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Does Online Gaming Matter To Consoles?

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[qi:058] Since 1999, major console makers including Microsoft (MSFT), Sony (SNE), Nintendo, and the now-defunct Sega have been touting online gaming as a mainstay of the industry. And though online console use is rising, mainstream apathy means the initiative has never matured.

Of the 172 million systems sold in the last generation of consoles*, an estimated 5 million gamers ventured online — representing just three percent of the market. But wouldn’t you know it, each and every major console circa the early 2000s was capable of online play (some better than others).

By comparison, there are currently 26 million “next-gen” consoles in households (11M Wiis, 11M 360s, 4M PS3s). As of August, Microsoft’s Xbox Live claimed more than 7 million active users, including paying and free silver account users that aren’t privy to online multiplayer.

Last year April Sony reported some 1.3 million+ online users for its free PS3 platform while Nintendo’s Wii has seen around 1 million online users based on a limited number of supporting games (currently only two titles). Add them up, and online console users currently represent about 34 39 percent of all console owners -– a 31 42 percent rise.

So it appears that online gaming is, in fact, a staple for consoles, just as Microsoft hoped (they are the only console maker charging for online multiplayer) and prevailing Internet-thinking suggests.

Not so fast.

That estimated 34 39 percent will likely decrease with time. Early console adopters are largely made up of tech-savvy, core gamers; the ones that are more prone to game online. Additionally, the system driving the most growth in the console industry (read: Nintendo’s Wii — by a long shot) has the most underdeveloped online system when compared with the soft-selling Xbox 360 and PS3. Seems those Wii gamers don’t mind the absence of a super hi-tech matchmaking system coupled with potty-mouthed VoIP chat.

Need further proof? Take the Xbox 360’s newly released BioShock. In less than a week, it’s become the fourth-highest rated game of all time (96/100 average review score), according to Game Rankings. It will likely go on to sell millions of copies, and yet it doesn’t contain a smidgen of online support. Not a drop. Perhaps online gaming isn’t that important to consoles after all.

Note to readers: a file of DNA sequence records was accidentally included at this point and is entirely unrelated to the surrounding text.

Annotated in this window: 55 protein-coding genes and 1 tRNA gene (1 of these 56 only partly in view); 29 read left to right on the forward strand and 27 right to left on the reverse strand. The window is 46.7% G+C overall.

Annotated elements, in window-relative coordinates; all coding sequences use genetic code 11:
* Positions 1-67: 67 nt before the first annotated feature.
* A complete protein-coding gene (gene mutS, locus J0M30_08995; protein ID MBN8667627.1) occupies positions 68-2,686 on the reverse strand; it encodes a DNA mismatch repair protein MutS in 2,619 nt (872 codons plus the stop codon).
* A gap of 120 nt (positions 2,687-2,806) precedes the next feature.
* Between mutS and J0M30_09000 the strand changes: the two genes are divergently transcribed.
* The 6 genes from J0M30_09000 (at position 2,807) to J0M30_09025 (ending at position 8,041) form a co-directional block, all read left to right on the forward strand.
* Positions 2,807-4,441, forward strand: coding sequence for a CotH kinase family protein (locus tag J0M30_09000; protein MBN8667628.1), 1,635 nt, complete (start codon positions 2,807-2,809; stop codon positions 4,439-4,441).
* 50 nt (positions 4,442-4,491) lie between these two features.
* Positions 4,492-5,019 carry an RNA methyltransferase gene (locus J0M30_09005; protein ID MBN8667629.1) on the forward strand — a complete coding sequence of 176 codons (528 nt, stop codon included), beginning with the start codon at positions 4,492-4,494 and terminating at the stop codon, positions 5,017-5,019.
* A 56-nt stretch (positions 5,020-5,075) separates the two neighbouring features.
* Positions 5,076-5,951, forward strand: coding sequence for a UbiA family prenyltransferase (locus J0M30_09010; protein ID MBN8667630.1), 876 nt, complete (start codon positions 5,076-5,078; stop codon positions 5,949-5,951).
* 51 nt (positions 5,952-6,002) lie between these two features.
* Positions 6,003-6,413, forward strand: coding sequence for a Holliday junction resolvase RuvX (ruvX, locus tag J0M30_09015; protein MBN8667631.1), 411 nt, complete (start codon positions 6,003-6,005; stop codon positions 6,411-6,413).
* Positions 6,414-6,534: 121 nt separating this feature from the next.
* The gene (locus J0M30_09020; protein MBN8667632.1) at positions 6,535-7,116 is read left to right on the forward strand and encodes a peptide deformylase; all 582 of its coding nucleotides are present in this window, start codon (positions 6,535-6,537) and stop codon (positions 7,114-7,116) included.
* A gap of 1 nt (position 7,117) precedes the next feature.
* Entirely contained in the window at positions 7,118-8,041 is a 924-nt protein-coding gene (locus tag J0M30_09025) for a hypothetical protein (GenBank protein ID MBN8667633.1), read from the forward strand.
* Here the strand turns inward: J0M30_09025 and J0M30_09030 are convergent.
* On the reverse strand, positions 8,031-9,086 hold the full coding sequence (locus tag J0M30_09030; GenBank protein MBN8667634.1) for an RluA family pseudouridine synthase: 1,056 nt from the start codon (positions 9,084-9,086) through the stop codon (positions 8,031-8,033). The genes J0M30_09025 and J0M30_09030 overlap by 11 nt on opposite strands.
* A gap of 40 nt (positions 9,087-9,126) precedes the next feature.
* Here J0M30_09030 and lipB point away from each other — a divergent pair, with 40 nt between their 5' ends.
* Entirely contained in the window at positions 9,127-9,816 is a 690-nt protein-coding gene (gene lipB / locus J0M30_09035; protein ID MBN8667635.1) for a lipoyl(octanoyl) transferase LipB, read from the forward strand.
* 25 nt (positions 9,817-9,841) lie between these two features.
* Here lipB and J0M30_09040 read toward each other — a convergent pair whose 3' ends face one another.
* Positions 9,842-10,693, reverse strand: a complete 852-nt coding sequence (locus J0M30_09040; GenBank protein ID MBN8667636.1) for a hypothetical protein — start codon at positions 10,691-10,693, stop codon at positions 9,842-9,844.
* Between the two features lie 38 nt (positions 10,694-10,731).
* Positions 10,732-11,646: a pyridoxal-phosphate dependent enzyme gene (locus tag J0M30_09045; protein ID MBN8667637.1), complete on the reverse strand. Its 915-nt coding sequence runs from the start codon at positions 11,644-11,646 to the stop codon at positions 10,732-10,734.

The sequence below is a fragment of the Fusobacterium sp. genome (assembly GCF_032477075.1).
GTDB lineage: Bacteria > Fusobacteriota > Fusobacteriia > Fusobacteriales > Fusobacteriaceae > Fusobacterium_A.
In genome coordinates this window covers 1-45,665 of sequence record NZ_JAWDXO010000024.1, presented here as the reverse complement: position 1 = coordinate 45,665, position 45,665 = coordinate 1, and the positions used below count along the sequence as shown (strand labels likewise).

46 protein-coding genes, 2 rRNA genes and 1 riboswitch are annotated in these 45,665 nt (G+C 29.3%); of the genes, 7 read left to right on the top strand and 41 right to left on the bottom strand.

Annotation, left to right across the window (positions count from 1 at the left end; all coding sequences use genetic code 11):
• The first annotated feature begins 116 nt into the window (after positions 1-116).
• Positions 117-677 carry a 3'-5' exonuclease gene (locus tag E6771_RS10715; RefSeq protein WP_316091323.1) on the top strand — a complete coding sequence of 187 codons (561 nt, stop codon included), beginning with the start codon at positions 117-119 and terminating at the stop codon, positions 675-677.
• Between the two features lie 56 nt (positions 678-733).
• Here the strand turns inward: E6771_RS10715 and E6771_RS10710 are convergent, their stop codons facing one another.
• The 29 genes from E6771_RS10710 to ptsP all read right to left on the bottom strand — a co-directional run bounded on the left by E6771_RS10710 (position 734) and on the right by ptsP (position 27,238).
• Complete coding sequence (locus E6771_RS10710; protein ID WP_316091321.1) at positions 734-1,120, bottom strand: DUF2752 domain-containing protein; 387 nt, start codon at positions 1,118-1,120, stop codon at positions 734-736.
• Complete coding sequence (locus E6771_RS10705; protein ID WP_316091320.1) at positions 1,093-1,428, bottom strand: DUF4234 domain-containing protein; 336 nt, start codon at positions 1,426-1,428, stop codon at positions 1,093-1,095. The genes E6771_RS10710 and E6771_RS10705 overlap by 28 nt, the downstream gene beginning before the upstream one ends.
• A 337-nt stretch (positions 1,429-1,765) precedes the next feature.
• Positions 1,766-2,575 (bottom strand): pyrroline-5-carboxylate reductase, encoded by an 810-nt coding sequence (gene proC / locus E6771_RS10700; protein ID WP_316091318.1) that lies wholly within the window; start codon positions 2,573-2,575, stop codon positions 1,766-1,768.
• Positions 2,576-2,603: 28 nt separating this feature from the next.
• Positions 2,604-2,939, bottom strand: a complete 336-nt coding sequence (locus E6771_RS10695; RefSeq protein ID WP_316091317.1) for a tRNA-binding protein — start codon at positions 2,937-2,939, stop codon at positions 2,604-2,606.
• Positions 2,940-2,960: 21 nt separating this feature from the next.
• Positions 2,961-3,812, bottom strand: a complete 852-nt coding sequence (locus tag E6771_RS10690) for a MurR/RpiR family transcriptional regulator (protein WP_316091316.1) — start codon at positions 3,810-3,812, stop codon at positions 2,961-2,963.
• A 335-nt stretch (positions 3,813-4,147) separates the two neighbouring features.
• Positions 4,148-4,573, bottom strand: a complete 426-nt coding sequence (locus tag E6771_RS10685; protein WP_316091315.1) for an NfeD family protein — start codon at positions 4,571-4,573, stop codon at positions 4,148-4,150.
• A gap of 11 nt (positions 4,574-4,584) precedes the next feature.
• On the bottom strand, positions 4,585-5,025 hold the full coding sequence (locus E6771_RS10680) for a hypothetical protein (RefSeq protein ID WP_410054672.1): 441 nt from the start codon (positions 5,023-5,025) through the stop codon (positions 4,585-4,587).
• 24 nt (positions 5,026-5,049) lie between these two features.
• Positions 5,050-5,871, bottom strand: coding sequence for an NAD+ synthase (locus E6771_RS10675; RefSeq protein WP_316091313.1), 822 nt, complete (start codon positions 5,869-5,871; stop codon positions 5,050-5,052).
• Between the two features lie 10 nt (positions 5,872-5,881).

Granted, this isn’t to say that online play is undesired by any means (I personally enjoy a good beating online), only blown out of proportion by a myopic group of hardcore journalists, gamers, and select console makers. In short, online gaming is just a value-add, an extra feature, a bonus mode for certain games — nothing more, nothing less. Just ask Nintendo.

* 115M PS2s, 24M Xboxs, 22M GameCubes, and 11M Dreamcasts

22 Responses to “Does Online Gaming Matter To Consoles?”

  1. as high speed internet becomes more available 2 the masses online gaming will go up, and i think online gaming helps ur skill i could say right now without a doubt if anyone challenged me at halo or gears of war or any other game that can be played online and they had no online experience i would stomp them

  2. Thanks for the comments, everyone. Some good points were made that online can be so much more than multiplayer.

    Does online matter to consoles? Yes it does, and I should have stated this more clearly in my original post. Is the feature currently over hyped. I think so.

  3. Blake, your truly getting pounded for this post. You should have done a bit more research and posted actual figures, and not to mention leaving out a third of your post. LOL.

    You forget the masses that have bought a console just because of online play. The main reason I bought the XBOX 360 was because of what it offered with XBOX LIVE. No other console has a comparable online experience. A better title for your post could have been “when will the masses catch on to online play?”. I’m pretty sure there are a lot of factors that your missing as to why the numbers are so low as of right now. For example, broadband availability. How many households of console owners actually have web access? That would have been a great number to feature in your article. Although, you probably would have made that number up too. Then someone would catch you on it and then we would see an update to this post. Just some food for thought. Good luck on your next post.